The process of metal ion binding at neutral pH to form the fully metallated form of MT from the apo form takes a course intermediate between two extremes. The first extreme is that of a rigid apoMT with preformed binding sites into which the metal ions are held. The second extreme is that of a random coil polypeptide that wraps around the metal thiolate complexes. ApoMT is essentially a random coil at neutral pH as its 1H NMR spectrum is nearly identical to that of a mixture of the component amino acids [135]. The binding of Pt(II) to apoMT is probably a fairly random process under kinetic control. If the initial formation of Pt(cys)42- units is sufficiently faster than the subsequent phase of binding which entails thiolato bridging, as suggested by the kinetic data in Figure 3-14, it is not necessary that there be any thermodynamically favored binding sites in order for the type of spectral changes in Figure 3-5b to be observed.
It is possible, for instance, that the binding of 7 Cd(II) ions to apoMT at neutral pH is a random process producing a distribution of kinetic products followed by intramolecular reorganization of the Cd(II)-thiolate bonds to form a single homogeneous Cd7MT as the thermodynamic product. 113Cd NMR studies of Cd7MT [39] and metal ion exchange between Cd7MT and Zn7MT [20] and a recent variable temperature CD study of Cd(II) binding to Zn7MT by Stillman




75
and Zelazowski [22] all suggest that metal ions are mobile within a cluster.
Although the initial binding process and formation of metal-thiolate clusters to form Pt7MT appears quite similar to those observed for adducts with Cd(II) and other metal ions, it is possible that the arrangement of Pt(II) ions among the 20 cysteine residues in the equilibrium product at room temperature differs from one molecule to the next due to the extreme kinetic inertness of Pt(II) which could prohibit the type of intramolecular rearrangement described above. The 1H NMR spectrum of Pt7MT (Figure 3-13a) is similar to the spectrum of native MT in its gross features but has a relatively weak signal strength even for very concentrated samples, which suggests this type of inhomogeneity. The weak 1H NMR signal may also be a consequence of unusual relaxation properties of Pt7MT or other unknown factors however.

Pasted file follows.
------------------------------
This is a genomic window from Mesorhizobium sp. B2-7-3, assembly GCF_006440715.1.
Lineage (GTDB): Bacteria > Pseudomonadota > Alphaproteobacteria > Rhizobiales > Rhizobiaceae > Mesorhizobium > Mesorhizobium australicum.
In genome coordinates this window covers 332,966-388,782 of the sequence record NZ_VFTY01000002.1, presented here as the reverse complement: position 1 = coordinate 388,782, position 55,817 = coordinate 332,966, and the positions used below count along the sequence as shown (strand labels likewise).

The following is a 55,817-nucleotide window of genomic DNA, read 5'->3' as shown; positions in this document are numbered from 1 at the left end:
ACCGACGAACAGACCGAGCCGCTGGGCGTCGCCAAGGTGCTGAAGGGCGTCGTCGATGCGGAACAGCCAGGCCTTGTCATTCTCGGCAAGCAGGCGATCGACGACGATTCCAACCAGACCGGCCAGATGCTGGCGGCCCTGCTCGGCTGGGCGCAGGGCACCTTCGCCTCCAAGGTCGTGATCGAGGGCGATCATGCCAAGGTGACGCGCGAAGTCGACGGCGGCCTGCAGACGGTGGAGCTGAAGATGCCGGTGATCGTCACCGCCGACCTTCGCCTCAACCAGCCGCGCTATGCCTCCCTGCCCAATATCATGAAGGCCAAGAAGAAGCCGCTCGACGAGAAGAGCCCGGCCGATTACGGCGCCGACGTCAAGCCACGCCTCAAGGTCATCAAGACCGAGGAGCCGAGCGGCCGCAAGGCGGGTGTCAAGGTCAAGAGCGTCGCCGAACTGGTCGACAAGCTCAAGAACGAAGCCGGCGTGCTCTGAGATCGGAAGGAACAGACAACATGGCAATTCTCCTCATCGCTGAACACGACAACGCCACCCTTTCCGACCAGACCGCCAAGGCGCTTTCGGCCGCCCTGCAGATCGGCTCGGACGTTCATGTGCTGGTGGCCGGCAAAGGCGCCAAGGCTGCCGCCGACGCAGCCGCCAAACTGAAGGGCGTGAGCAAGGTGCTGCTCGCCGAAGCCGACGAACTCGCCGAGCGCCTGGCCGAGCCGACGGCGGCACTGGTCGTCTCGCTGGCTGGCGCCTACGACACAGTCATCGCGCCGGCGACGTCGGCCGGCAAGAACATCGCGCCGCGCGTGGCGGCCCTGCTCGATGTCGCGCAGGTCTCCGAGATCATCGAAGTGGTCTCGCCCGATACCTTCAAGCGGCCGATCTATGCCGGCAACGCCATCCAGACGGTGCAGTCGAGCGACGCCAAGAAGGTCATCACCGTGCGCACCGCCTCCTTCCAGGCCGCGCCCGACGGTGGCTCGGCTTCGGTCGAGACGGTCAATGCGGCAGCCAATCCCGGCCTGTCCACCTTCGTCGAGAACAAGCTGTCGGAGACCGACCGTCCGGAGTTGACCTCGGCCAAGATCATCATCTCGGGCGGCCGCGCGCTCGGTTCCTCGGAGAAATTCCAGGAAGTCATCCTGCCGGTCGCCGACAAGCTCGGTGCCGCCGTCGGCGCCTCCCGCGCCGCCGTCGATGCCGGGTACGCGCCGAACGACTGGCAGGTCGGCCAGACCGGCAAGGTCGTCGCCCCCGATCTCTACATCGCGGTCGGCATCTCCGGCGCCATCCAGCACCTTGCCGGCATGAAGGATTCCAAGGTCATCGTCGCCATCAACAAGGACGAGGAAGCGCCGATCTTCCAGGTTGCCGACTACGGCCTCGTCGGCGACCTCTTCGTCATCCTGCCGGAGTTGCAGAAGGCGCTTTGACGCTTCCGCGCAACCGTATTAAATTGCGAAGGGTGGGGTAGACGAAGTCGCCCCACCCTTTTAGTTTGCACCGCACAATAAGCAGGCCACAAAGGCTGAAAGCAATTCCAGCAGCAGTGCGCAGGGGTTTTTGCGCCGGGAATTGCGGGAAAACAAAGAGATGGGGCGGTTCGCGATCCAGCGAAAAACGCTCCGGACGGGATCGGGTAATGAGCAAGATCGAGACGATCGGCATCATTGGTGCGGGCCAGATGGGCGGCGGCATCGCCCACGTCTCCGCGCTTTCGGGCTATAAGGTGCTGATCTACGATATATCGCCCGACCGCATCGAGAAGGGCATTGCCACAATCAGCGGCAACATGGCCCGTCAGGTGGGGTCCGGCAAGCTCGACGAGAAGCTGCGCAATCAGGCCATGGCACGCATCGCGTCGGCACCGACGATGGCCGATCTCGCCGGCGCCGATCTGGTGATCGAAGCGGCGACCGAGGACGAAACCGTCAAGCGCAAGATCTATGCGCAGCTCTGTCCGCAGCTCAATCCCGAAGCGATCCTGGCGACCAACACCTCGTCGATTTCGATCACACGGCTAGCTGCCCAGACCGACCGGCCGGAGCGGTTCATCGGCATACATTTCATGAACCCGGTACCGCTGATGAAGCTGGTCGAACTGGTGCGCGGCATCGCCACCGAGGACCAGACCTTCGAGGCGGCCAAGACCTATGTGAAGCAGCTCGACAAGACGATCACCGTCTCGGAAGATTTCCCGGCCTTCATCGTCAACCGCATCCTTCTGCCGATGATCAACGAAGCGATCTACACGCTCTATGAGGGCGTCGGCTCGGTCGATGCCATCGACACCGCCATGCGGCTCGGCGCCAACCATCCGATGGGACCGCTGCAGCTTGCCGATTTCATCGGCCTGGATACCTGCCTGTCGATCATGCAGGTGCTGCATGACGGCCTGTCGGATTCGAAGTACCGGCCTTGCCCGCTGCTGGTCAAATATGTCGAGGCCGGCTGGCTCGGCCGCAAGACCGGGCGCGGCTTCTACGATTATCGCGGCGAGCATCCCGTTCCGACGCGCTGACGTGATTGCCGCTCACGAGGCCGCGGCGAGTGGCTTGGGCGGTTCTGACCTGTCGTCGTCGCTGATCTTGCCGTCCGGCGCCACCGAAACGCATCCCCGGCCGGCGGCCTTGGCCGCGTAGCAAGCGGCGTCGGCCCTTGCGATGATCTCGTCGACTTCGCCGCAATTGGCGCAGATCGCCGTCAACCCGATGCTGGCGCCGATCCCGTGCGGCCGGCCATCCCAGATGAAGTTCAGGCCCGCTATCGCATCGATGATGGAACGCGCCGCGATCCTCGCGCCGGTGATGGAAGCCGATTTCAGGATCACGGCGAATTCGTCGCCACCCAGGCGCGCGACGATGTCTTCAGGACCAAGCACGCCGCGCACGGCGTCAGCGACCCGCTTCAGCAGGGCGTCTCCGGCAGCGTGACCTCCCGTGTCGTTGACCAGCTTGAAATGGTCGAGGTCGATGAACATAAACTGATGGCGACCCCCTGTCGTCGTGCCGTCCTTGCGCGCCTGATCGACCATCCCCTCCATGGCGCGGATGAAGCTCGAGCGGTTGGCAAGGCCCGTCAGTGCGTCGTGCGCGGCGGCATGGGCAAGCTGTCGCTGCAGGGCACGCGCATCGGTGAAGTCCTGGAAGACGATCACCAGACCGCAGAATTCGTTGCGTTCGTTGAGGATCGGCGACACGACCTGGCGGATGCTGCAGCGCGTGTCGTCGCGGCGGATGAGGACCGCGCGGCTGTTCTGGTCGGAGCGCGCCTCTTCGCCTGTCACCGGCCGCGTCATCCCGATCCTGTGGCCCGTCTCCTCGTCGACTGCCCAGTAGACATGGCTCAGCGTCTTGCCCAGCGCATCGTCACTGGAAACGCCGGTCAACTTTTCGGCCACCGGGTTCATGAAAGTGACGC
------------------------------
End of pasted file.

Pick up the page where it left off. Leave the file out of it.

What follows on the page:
It was hoped that the application of 195Pt NMR would reveal the structural arrangement of these Pt(II)-thiolate clusters. This has not been realized due to unforeseen experimental difficulties. We must instead garner other small pieces of chemical and physical evidence to build a structural model. The discussion of a structural model for Pt7MT is postponed until the end of Chapter 4, wherein additional data is presented regarding the arrangement of




76
Pt2+ ions in Pt7MT and mixed metal Pt(II) adducts prepared via displacement of Cd2+ and Zn2+ from Cd7MT and native MT.
Materials and Methods
General Procedures
Equine kidney MT-1A and rat liver MT-1 and MT-2 were isolated and purified according to a literature procedure [130]. ApoMT was prepared by exhaustive dialysis of the native protein against 0.01 M HCl. A small amount of the metal-chelating agent diphenylthiocarbazone in CC14 was suspended in the 0.01 M HCl.
All chemicals employed were reagent grade or better. Deionized water and buffer solutions were passed through a column of Chelex chelating resin to remove trace metal contaminants. Dialysis tubing (Spectrapor MW cut-off: 3500) was boiled repeatedly in deionized water and EDTA solution prior to use.
Manipulations of oxygen-sensitive materials were done in a glove-box with nitrogen atmosphere and oxygen furnace. Solutions were thoroughly degassed on a vacuum line prior to transfer to the glove-box. Absorption and CD spectra were recorded on an IBM 9430 UV-visible spectrophotometer and a Jasco J-500 spectropolarimeter, respectively.
Sephadex G-50 and G-75 size-exclusion columns were calibrated for Stokes' radius against ovalbumin (R0 =




77
2.73 nm), chymotrypsinogen A (2.09), myoglobin (1.88), ribonuclease A (1.64), and blue dextran (co). R, was plotted against (-logKd), where Kd is the elution coefficient [132]. The eluant was 3.5 mM phosphate buffer, pH 7.25, and the elution was monitored continuously by absorbance at 229 nm. Flow rate was controlled by a calibrated peristaltic pump. Protein containing fractions were concentrated by using an Amicon YM5 or YM2 ultrafiltration membrane.
Analytical Method
Elemental Analyses were done by using a Perkin-Elmer